Fighting Fair

Written by Dan Seaborn on . Posted in Local

boxing225It's inevitable that a married couple is going to fight at some point in their relationship. When I use the word fight, I'm talking about verbal arguments, not physical encounters. When I hear couples say they never argue, that's a red flag right there for me. I think realistically every couple gets a little irritated with each other on occasion. It's normal! The most important thing to remember when you do have disagreements is to fight fair.
One of the rules in fighting fair is to agree to resolve your issue instead of seeking victory. When your end goal in a disagreement is to declare triumph that means you want someone to lose. That's okay if you're watching your favorite football or baseball team, but it's not productive when your opponent is your husband or wife. In fact, you're not fighting an opponent but a member of your own team. Therefore your approach should be different.

When you're seeking a resolution instead of a win, you're more likely to avoid low blows. In a regulated boxing match, those are cause for a penalty. In a marriage, it could result in someone sleeping on the couch. Low blows occur when you respond to your mate with extremely sarcastic comments or when you bring up issues that occurred ten years ago. There's no room in the marital ring for history lessons. When something hurtful happens in a relationship and you resolve it amicably, it's not fair to bring it up again three years later. That's like a sucker punch in boxing. Your spouse doesn't expect it because they believe the issue was resolved and forgotten.

Fighting fair includes agreeing to fight. No shadow boxing. That means one spouse can't play the silent treatment and let the other spouse just throw punches. That's a tactic some spouses will play when an argument occurs. They withhold their feelings and emotions which upsets the other spouse even more. It's a ploy that leads to more anger not less animosity. The relationship moves in the wrong direction and couples end up going to bed still angry. When people stay mad at each other for a long period of time, they see everything that happens from that point on through red-colored glasses. So no matter what a spouse does, the other person can't see the good in it or any reconciliation attempts. They just see red!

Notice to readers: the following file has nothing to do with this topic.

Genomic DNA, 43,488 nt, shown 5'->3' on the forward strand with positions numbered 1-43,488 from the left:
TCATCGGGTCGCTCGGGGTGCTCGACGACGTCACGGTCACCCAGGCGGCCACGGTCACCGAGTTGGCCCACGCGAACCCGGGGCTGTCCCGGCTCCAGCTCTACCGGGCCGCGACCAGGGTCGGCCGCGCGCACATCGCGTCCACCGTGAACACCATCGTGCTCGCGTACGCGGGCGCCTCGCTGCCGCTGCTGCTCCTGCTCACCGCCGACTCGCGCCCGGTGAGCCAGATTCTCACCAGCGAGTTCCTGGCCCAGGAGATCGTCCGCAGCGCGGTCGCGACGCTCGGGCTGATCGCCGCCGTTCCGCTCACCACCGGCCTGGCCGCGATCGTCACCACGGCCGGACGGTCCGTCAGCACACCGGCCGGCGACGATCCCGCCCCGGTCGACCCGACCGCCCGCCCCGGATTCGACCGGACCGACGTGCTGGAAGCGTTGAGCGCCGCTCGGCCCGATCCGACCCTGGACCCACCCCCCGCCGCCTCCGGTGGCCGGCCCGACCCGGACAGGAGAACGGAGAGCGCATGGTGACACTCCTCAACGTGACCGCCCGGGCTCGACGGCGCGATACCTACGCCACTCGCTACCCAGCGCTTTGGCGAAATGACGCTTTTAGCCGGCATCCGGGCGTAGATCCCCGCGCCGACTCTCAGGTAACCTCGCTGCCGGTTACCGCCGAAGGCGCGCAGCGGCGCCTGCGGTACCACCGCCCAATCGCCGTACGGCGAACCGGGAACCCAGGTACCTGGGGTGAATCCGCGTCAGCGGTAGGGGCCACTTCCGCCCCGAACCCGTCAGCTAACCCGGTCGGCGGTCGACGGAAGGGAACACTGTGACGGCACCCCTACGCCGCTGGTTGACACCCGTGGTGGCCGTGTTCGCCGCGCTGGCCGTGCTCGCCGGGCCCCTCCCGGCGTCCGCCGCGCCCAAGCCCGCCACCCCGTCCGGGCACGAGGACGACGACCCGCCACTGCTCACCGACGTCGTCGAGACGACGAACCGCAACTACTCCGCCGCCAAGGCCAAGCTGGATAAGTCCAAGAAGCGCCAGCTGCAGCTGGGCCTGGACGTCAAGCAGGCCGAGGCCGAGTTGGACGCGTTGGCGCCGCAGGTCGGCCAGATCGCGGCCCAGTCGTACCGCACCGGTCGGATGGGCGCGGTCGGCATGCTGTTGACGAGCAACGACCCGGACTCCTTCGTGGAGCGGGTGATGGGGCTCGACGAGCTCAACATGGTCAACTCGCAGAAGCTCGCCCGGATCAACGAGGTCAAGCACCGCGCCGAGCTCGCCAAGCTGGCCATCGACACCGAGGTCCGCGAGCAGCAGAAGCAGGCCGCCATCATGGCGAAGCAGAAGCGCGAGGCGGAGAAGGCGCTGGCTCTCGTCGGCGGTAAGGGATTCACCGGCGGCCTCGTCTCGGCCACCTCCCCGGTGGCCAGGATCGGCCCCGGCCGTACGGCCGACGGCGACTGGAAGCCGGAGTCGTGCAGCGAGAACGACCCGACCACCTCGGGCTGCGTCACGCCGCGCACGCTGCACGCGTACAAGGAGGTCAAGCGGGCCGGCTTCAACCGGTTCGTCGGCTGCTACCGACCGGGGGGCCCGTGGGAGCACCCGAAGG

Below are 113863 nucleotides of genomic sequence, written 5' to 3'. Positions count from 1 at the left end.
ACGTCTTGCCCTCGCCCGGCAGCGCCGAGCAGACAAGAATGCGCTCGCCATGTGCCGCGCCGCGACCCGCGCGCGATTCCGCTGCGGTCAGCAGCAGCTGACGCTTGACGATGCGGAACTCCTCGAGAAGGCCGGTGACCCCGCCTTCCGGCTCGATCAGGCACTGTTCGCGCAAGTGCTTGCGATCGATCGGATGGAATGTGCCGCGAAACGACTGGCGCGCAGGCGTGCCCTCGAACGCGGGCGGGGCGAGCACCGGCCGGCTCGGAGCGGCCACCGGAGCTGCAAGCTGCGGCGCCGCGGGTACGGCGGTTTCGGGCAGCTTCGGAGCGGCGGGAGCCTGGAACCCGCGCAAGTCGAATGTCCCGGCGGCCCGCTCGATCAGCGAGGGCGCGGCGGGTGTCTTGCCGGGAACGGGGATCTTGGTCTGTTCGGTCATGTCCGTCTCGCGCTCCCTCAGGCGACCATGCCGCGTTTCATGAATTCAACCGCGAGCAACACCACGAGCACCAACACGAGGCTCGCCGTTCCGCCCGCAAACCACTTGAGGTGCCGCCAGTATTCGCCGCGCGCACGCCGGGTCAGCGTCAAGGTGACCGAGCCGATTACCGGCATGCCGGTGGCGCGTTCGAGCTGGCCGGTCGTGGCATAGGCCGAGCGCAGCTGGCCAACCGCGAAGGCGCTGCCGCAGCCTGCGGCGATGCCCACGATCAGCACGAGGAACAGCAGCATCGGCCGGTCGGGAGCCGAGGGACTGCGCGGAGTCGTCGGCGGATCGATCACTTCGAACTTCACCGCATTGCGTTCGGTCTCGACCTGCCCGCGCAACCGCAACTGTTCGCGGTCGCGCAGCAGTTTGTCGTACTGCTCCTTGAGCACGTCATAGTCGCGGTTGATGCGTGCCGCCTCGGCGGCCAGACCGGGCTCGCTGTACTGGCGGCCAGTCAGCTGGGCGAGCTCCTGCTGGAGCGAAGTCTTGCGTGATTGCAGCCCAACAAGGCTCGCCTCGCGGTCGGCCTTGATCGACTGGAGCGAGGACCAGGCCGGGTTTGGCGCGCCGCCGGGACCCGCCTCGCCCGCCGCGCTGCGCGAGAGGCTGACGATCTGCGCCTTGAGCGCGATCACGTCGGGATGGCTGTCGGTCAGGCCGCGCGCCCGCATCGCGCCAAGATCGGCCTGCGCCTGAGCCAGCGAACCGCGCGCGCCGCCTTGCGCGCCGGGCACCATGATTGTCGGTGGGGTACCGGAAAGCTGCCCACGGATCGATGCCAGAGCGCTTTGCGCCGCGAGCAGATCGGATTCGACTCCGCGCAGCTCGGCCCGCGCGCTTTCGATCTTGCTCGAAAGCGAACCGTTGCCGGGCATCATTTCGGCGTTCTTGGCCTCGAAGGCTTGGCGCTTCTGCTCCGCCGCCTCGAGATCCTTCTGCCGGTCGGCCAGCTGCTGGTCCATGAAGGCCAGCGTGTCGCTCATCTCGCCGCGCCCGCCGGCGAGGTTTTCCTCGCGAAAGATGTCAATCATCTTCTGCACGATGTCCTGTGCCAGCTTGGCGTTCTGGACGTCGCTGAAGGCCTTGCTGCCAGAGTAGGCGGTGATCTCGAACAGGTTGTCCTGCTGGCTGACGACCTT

When both spouses act stubbornly, it's up to one person to put down their defenses and give up their pride. Somebody has to be willing to make the first move. Consider how much time is wasted between couples when both spouses hold on to their arrogance believing their smugness is better than reconciliation. Again, you're on the same team and the outcome should be a win-win.

Disagreements, irritation, and difference of opinions are all going to happen within a marriage. It's part of any relationship, but with your spouse the stakes are higher and the fighting can be more personal because of how well you know each other. There's a tendency to use that information against someone instead of using it to encourage them.
Seek to handle your arguments positively. Address them immediately. Don't let them fester and grow into something that's bigger than it should be. Every couple has a story of how something as silly as a toothpaste cap turned into three days of silence.
Don't waste precious time. Fight fair and win more at home.
Author Information
Dan Seaborn
Dan Seaborn is the founder of Winning At Home, Inc., an organization designed to assist and encourage people of all ages and stages of family development. As a featured speaker at churches and large-scale events such as marriage conferences, corporate functions, and university assemblies, Dan Seaborn has earned recognition as a powerful and passionate communicator. Through practical illustrations and memorable real-life examples, he encourages individuals and families to lead Christ-centered homes.

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